Pray For Israel And The United States
Our world hangs in a precarious space right now with nuclear war looming on the horizon. On Sept. 3, North Korea tested an incredibly powerful missile and has been test-flying rockets over Japan. This could spell disaster for Japan and South Korea, the United States and Israel.
Israel has long warned of the dangers of lax constraints on North Korea’s nuclear weapons program, which now claims to have an advanced hydrogen bomb for a long-range missile. As we know, it just takes one reckless launch to plunge our world into a devastation from which it may not recover. What many people might not realize, is that North Korea and Iran have been working together to create nuclear weapons and ICBMs. Unfortunately, the North Korean nuclear effort was left out of consideration when the Iranian agreement was drafted, even though it is really an extension of the Iranian nuclear program. The West was terribly negligent when it negotiated agreements in the past with North Korea and Iran and current and future generations will pay for this negligence.
Iran is financing the North Korean effort with 2-3 billion dollars per year. Unfortunately, because of these ties between Iran and North Korea, the U.S is at great risk and even though Israel’s missile defense capabilities are the best in the world, it is still a country surrounded by enemies. Believe me, Iran and all other terror organizations are watching closely how the U.S. handles the North Korean crisis.
But what can be done to protect the U.S. and Israel? On a smaller, individual level, we can join together and form a united front against terrorism, threats of nuclear war, and bullying from countries like North Korea and Iran. The Jewish organization (Acheinu, a division of the Dirshu organization) is holding the Day of Jewish Unity on Sept. 15 and is encouraging Jews across the world to unite with one another to pray for peace. This is not a bad place to start.
While the Day of Jewish Unity may not have a quantifiable impact on the situation, there will be several benefits. First of all, prayers for peace can never be bad; they can only heal, never destroy. Secondly, it is harder to fight a united force. For instance, a bully can easily snap one stick, but a bundle of sticks can withstand the bully’s strength. We need to show that we — as Jews, as peace-lovers, as Zionists and as anyone who wants to avoid nuclear war — are united.
In addition to praying, we need to reach out to our government representatives and urge them to deal swiftly and strongly with North Korea. North Korea tested its first missile in 2006, following negligent enforcement of sanctions. North Korea is continuing to test the boundaries, to dip a toe into the ocean of war to gauge the reaction.
We need to show that the water is too cold for them to swim. We need to make clear that we will retaliate should they continue on this path and then actually follow through. Just as we individuals need to unite on the Day of Jewish Unity, we need the various foreign powers within the United Nations to unite and ensure their criticisms pack a punch.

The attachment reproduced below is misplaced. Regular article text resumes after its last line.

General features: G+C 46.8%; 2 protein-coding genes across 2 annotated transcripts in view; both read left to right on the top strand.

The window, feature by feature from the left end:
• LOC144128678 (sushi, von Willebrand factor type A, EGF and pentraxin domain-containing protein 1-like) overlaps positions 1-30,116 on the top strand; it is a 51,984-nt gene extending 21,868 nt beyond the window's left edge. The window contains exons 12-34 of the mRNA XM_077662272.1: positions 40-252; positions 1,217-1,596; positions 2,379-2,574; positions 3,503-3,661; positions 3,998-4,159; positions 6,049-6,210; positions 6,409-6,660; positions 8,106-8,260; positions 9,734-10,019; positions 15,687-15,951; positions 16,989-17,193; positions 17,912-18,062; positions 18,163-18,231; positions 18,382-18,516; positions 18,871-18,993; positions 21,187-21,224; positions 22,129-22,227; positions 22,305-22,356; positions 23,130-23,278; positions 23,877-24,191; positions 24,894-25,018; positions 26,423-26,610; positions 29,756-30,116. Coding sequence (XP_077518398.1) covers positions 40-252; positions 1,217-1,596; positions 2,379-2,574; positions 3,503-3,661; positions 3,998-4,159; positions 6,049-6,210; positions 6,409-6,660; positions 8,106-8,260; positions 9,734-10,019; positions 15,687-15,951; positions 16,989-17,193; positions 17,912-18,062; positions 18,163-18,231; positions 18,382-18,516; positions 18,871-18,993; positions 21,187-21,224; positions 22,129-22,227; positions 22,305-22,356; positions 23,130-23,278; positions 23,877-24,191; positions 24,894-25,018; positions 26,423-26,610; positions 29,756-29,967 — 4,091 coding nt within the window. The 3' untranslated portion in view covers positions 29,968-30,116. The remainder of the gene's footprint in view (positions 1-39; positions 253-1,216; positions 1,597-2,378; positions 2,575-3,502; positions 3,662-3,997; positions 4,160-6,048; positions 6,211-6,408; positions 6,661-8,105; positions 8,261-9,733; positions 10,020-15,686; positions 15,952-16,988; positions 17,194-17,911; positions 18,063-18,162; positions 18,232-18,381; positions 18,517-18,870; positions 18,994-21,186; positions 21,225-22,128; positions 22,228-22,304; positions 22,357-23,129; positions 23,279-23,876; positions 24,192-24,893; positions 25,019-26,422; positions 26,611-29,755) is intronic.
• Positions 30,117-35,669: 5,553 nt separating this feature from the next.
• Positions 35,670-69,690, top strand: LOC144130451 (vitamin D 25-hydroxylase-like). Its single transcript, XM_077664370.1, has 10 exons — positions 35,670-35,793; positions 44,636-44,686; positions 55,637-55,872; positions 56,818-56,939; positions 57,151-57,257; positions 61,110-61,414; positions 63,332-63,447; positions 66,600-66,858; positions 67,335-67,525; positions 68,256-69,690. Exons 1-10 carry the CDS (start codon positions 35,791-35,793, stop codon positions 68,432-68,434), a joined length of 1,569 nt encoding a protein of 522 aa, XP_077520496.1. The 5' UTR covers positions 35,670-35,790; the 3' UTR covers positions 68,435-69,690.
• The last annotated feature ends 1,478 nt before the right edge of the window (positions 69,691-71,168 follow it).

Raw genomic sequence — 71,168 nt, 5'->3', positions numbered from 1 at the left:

Too often, we see lackadaisical response from the United Nations, leaving the United States and its allies to police the world — for which the United Nations then criticizes us. This needs to end.
We must prevent war by showing that Israel and America are forces to be reckoned with, who will not be cowed by North Korea’s and Iran’s recent attempted shows of might. While China is advocating for us to stand down and allow them to fix this situation through dialogue, I don’t think that will work. We have tried talking to North Korea; we get nowhere.
We need to unite and ensure North Korea knows that we will respond in kind if they ever attack us.
Our union will not only send a strong message to North Korea, but it will communicate our seriousness regarding this issue to Iran, which is being emboldened by North Korea’s current behavior. Iran desperately wants nuclear capabilities and is continuously pushing the envelope in its quest to mine uranium and develop nuclear weapons. When Iran looks to North Korea, it sees a country achieving its goal without any real retaliation from the countries that sanctioned it — the same countries attempting to control Iran’s nuclear capabilities. Iran has stated on multiple occasions that it does not believe Israel or the U.S. should be a country and that it wants Israel destroyed. We need to show that they will be stopped before they even begin if they continue in their attempts to gain nuclear weapons.
On the Day of Jewish Unity, I ask that not only should Jews and our fellow Christians from around the world come together, but for each Western democratic country to commit itself to being united against the continuing nuclear threat from both North Korea and Iran. Meanwhile, we all should pray for the safety of America, Israel and all our allies.